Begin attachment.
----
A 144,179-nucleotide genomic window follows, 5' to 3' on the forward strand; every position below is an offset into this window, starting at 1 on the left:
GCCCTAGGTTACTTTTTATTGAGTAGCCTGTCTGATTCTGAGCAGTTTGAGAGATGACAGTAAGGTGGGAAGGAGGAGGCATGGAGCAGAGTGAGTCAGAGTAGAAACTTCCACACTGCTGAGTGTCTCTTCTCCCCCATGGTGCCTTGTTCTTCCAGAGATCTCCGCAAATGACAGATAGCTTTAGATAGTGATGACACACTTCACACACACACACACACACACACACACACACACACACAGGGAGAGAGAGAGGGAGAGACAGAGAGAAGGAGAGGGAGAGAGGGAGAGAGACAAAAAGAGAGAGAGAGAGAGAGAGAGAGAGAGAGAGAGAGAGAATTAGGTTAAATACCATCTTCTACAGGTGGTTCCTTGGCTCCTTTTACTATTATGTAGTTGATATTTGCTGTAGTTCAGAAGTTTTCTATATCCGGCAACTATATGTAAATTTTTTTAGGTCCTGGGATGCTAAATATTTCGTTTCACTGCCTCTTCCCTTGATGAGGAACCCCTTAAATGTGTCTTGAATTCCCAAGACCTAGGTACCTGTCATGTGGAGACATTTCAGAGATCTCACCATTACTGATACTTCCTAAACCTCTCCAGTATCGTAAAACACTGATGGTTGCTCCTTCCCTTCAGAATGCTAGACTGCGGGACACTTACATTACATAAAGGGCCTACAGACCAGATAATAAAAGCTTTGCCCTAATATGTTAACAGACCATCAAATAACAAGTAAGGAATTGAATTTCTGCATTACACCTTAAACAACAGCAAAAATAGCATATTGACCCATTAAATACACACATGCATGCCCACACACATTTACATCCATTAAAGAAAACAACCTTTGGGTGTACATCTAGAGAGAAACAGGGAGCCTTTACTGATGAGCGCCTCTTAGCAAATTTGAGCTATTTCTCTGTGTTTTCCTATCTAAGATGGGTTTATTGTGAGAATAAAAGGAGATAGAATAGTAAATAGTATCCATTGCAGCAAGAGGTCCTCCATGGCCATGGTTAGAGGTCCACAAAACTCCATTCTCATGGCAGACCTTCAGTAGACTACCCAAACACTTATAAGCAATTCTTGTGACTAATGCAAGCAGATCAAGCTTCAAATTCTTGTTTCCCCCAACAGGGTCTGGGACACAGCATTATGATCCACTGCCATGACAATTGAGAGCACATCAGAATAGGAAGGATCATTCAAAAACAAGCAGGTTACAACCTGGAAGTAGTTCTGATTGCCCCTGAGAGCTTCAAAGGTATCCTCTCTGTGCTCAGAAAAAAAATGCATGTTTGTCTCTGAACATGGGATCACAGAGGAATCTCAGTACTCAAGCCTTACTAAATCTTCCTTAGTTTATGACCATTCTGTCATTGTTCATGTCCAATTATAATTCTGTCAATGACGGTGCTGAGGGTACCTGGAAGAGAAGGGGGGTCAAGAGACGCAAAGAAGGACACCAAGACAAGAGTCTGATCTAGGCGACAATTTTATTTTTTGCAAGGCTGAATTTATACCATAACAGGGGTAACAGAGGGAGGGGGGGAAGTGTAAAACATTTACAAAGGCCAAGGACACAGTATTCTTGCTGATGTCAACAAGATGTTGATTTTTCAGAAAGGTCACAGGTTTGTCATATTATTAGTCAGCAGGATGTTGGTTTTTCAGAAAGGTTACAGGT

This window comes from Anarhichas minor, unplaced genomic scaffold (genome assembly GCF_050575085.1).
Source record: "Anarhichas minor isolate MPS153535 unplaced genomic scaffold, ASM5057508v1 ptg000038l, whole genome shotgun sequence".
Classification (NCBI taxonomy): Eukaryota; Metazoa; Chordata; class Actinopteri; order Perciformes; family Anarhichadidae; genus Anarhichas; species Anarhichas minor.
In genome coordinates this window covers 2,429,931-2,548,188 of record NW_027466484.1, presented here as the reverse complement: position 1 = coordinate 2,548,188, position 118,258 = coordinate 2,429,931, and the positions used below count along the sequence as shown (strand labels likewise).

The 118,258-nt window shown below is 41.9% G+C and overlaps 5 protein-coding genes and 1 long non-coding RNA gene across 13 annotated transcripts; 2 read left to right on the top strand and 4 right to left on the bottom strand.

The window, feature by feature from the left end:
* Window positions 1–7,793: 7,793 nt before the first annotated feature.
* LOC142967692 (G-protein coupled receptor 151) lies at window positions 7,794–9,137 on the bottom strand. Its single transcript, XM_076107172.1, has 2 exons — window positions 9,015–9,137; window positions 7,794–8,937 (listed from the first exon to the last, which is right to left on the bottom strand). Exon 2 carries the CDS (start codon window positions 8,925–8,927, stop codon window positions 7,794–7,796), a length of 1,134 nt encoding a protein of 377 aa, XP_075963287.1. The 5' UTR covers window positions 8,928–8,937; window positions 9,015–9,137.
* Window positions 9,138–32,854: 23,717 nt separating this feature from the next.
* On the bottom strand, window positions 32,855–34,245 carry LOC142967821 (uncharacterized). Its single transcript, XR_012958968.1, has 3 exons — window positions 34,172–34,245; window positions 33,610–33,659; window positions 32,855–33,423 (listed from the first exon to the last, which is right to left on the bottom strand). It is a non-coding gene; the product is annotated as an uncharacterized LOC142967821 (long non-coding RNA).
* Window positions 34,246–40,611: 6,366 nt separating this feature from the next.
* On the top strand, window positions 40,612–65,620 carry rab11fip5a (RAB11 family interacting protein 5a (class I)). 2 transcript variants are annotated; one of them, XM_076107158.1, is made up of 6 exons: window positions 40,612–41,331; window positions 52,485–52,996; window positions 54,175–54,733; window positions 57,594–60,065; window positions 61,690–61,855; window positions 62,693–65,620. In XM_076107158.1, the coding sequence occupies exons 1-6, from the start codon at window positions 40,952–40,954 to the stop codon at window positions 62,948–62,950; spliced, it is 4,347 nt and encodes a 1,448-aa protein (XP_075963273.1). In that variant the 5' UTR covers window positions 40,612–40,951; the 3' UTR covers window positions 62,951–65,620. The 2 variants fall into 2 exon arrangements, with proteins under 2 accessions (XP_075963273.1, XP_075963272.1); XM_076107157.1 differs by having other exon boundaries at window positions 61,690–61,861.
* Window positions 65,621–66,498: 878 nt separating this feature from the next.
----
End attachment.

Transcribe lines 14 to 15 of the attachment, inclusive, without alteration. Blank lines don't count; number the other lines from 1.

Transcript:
* On the top strand, window positions 40,612–65,620 carry rab11fip5a (RAB11 family interacting protein 5a (class I)). 2 transcript variants are annotated; one of them, XM_076107158.1, is made up of 6 exons: window positions 40,612–41,331; window positions 52,485–52,996; window positions 54,175–54,733; window positions 57,594–60,065; window positions 61,690–61,855; window positions 62,693–65,620. In XM_076107158.1, the coding sequence occupies exons 1-6, from the start codon at window positions 40,952–40,954 to the stop codon at window positions 62,948–62,950; spliced, it is 4,347 nt and encodes a 1,448-aa protein (XP_075963273.1). In that variant the 5' UTR covers window positions 40,612–40,951; the 3' UTR covers window positions 62,951–65,620. The 2 variants fall into 2 exon arrangements, with proteins under 2 accessions (XP_075963273.1, XP_075963272.1); XM_076107157.1 differs by having other exon boundaries at window positions 61,690–61,861.
* Window positions 65,621–66,498: 878 nt separating this feature from the next.